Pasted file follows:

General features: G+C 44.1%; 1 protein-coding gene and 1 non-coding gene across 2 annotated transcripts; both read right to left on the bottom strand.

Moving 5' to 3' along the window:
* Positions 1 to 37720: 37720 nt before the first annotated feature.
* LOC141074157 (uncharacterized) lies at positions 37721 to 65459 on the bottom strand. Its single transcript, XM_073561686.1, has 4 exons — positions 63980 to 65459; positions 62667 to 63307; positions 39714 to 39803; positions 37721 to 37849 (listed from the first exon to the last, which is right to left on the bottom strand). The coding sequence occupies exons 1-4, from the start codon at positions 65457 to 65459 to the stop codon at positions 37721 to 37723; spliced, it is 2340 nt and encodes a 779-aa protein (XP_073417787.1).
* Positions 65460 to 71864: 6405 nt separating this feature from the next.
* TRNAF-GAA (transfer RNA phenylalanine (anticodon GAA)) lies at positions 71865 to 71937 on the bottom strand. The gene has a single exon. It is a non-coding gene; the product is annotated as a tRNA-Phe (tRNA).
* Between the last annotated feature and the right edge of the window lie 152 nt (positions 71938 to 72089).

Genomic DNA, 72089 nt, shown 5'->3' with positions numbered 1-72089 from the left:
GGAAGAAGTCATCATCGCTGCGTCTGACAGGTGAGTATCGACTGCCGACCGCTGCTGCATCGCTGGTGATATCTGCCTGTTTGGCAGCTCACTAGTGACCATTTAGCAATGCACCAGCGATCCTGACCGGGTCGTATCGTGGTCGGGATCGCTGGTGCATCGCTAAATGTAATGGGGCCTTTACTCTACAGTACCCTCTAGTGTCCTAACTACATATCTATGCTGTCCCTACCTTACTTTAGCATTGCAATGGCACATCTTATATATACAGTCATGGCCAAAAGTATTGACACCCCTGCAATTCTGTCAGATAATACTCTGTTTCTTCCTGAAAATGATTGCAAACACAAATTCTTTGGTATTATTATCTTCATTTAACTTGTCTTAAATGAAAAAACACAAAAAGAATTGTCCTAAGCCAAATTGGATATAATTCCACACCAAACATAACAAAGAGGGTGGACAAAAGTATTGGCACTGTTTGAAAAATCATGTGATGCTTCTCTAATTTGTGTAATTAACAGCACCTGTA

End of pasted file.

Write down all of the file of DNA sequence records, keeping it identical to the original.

General features: G+C 44.1%; 1 protein-coding gene and 1 non-coding gene across 2 annotated transcripts; both read right to left on the bottom strand.

Moving 5' to 3' along the window:
* Positions 1 to 37720: 37720 nt before the first annotated feature.
* LOC141074157 (uncharacterized) lies at positions 37721 to 65459 on the bottom strand. Its single transcript, XM_073561686.1, has 4 exons — positions 63980 to 65459; positions 62667 to 63307; positions 39714 to 39803; positions 37721 to 37849 (listed from the first exon to the last, which is right to left on the bottom strand). The coding sequence occupies exons 1-4, from the start codon at positions 65457 to 65459 to the stop codon at positions 37721 to 37723; spliced, it is 2340 nt and encodes a 779-aa protein (XP_073417787.1).
* Positions 65460 to 71864: 6405 nt separating this feature from the next.
* TRNAF-GAA (transfer RNA phenylalanine (anticodon GAA)) lies at positions 71865 to 71937 on the bottom strand. The gene has a single exon. It is a non-coding gene; the product is annotated as a tRNA-Phe (tRNA).
* Between the last annotated feature and the right edge of the window lie 152 nt (positions 71938 to 72089).

Genomic DNA, 72089 nt, shown 5'->3' with positions numbered 1-72089 from the left:
GGAAGAAGTCATCATCGCTGCGTCTGACAGGTGAGTATCGACTGCCGACCGCTGCTGCATCGCTGGTGATATCTGCCTGTTTGGCAGCTCACTAGTGACCATTTAGCAATGCACCAGCGATCCTGACCGGGTCGTATCGTGGTCGGGATCGCTGGTGCATCGCTAAATGTAATGGGGCCTTTACTCTACAGTACCCTCTAGTGTCCTAACTACATATCTATGCTGTCCCTACCTTACTTTAGCATTGCAATGGCACATCTTATATATACAGTCATGGCCAAAAGTATTGACACCCCTGCAATTCTGTCAGATAATACTCTGTTTCTTCCTGAAAATGATTGCAAACACAAATTCTTTGGTATTATTATCTTCATTTAACTTGTCTTAAATGAAAAAACACAAAAAGAATTGTCCTAAGCCAAATTGGATATAATTCCACACCAAACATAACAAAGAGGGTGGACAAAAGTATTGGCACTGTTTGAAAAATCATGTGATGCTTCTCTAATTTGTGTAATTAACAGCACCTGTA